It is the Jamiat’s strategy to posit itself as the unelected Muslim authority with a dated social agenda that is worrying. The assumption that the clerics represent all Indian Muslims is itself erroneous. However, the Jamiat, with its countrywide cadre of clerics, has hypothesized itself as the Muslim leadership.
The Jamiat’s commitment to a unified, democratic national Indian polity cannot be questioned. That is why it is a centrist organization, unlike rightist organizations like Bangladesh’s Jamaat-i-Islami.
But the Jamiat’s social agenda is based on an utterly conservative platform. Interestingly, it has shot down the plan for a madrassa board with a rather ‘modernist’ argument.
A madrassa is meant to produce only clerics, just like a medical college is intended to produce doctors, the Jamiat has argued. So, those who choose to be cleric naturally enroll in a madrassa, it says. On the face of it, this may seem to be a sound argument.
However, the choice being talked about here is, in reality, no choice at all. This is evident when you juxtapose the Christian clergy with Muslim clerics. A Christian priest knows his science and geography. And despite this, he chooses religion as his vocation. A madrassa student, on the other hand, never has the opportunity to choose between geography, science, maths and theology. So what choice is the Jamiat talking about?
As Muslims, it is important for us to produce enough clerics to keep our religion alive and lead our prayers. But that is no reason to exile them from basic modern education.
The Quran itself repeatedly emphasizes the need for knowledge and scholarship. Chapter 39 of the Quran, verse 09, revealed in Mecca states:
“Say (unto them, O Muhammad): Are those who know equal with those who know not? But only men of understanding will pay heed.”
The very first verse of the Quran revealed to the Prophet on the night of 27th of Ramadan in 611 AD reads: “Recite: In the name of thy Lord who created man from a clot. Recite: And thy Lord is the Most Generous Who taught by the pen, taught man that which he knew not.” (Quran, 96:1-5)
Then, chapter 20, verse 114, states: “Say My Lord! Increase me in knowledge.”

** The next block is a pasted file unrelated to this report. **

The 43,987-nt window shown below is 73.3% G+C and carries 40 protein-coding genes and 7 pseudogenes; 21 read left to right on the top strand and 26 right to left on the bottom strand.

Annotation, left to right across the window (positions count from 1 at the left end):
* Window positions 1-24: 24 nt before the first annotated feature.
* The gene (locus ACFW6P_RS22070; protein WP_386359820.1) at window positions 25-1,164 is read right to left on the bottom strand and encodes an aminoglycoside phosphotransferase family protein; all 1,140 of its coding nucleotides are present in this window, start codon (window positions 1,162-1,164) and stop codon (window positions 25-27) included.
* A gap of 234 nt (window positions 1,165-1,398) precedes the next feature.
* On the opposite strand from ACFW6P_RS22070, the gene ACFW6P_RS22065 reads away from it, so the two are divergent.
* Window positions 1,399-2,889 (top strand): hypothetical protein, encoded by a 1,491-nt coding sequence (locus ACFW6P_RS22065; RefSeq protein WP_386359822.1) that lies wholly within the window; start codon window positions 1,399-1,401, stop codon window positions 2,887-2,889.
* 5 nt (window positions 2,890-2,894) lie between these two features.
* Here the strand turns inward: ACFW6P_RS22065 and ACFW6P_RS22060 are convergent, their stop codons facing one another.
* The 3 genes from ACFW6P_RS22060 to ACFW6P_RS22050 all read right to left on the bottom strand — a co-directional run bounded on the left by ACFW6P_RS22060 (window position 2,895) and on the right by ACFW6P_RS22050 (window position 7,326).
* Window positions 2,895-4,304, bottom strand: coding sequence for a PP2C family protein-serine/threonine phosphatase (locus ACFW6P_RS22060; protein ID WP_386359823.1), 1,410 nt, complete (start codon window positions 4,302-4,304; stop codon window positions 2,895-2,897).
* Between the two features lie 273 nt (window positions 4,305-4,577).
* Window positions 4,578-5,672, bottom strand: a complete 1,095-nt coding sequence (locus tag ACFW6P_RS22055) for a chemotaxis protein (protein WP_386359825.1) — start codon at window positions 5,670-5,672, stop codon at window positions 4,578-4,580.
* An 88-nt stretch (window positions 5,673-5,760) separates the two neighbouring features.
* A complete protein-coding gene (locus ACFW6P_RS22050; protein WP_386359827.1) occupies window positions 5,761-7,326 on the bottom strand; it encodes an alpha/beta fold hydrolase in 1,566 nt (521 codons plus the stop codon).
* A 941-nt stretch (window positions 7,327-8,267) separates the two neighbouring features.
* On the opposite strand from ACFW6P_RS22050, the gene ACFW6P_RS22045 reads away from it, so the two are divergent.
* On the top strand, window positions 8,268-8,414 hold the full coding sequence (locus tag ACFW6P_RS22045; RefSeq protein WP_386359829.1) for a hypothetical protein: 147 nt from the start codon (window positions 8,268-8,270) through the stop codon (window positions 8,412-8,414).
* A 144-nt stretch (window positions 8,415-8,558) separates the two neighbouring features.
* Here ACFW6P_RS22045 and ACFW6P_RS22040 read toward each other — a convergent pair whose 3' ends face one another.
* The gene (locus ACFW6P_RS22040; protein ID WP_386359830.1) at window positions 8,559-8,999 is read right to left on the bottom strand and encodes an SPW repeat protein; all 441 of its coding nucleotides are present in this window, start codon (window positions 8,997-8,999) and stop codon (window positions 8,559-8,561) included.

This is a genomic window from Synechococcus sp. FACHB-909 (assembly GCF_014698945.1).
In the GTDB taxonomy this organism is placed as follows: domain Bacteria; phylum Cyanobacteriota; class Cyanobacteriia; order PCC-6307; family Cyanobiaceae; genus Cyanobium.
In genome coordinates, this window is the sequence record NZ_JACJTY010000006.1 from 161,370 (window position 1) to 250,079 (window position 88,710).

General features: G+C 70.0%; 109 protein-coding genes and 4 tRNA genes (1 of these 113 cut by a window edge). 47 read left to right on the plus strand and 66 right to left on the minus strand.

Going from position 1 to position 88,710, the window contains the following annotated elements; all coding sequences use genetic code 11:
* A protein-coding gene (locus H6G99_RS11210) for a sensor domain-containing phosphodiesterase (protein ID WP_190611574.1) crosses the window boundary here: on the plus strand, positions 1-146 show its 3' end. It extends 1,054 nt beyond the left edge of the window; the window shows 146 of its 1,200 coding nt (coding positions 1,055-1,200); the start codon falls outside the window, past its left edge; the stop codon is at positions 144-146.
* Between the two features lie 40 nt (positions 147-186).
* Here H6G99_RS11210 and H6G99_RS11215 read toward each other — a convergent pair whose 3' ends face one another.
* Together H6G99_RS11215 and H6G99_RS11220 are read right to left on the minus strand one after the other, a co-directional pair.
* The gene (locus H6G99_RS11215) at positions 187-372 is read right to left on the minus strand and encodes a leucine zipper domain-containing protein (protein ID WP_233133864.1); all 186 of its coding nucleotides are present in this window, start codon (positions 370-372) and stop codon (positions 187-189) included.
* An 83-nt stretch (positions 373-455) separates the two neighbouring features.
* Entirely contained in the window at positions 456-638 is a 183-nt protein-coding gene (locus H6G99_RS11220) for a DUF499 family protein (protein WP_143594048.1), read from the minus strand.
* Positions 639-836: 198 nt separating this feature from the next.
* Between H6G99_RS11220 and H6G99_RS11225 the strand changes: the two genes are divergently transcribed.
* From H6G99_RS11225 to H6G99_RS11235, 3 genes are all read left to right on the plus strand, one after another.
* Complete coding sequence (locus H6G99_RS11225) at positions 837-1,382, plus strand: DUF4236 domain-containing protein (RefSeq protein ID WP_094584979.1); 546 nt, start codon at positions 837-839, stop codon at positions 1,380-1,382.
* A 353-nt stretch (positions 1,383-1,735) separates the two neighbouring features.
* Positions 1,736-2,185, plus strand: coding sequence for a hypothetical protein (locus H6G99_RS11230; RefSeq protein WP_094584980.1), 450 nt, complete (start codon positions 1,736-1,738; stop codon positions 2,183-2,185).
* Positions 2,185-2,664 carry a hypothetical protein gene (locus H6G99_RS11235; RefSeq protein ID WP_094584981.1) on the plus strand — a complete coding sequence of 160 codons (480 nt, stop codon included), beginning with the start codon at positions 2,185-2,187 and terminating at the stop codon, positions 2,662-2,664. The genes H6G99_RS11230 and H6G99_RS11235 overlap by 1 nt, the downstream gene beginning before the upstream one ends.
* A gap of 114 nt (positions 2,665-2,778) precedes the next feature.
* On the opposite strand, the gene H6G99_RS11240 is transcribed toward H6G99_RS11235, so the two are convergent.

Yet, the Jamiat repeatedly chooses to shut the doors of knowledge on its clerics.
Raising symbolic, non-substantive issues has indeed become the hallmark of not only the Muslim clergy, but also the Muslim political leadership. There is no larger debate on how these will materially benefit Muslims.
The Jamiat has again demanded Muslim reservation, implementation of the Sachar Committee recommendations in full, tabling of the Liberhan Commission report and also opposed the women’s reservation bill, apart from calling for freeing Palestine, Iraq and Afghanistan from foreign occupation.
These are largely symbolic issues that can instantly mobilize masses. The Deobandis have played an important role in freedom movement but they did so from a conservative platform and that is simply not the way forward.
Historically, the Indian State has always pandered to such conservative religious platforms because it is economical to do so. Tabling of Liberhan report, for example, requires no huge investment. On the other hand, demands from progressive Muslims would be much more expensive, who are more likely to demand high-cost welfare programmes, like scholarships for example.
For the Jamiat, Islam and Muslim identity have always been the legitimizing political discourse. Their call to freedom was based on the Islamic principle of defending one’s motherland. Fair enough.
Now, why not apply Islam to achieve other social milestones? It is time for the Jamiat to come out of the identity cauldron.
There is a simple truth behind why the Jamiat bosses oppose modern education in madrassas. They would never want to be out of business. Precisely what will happen if millions of poor, impoverished Muslims acquire the three R’s of education — Reading, wRiting, and aRithmetic.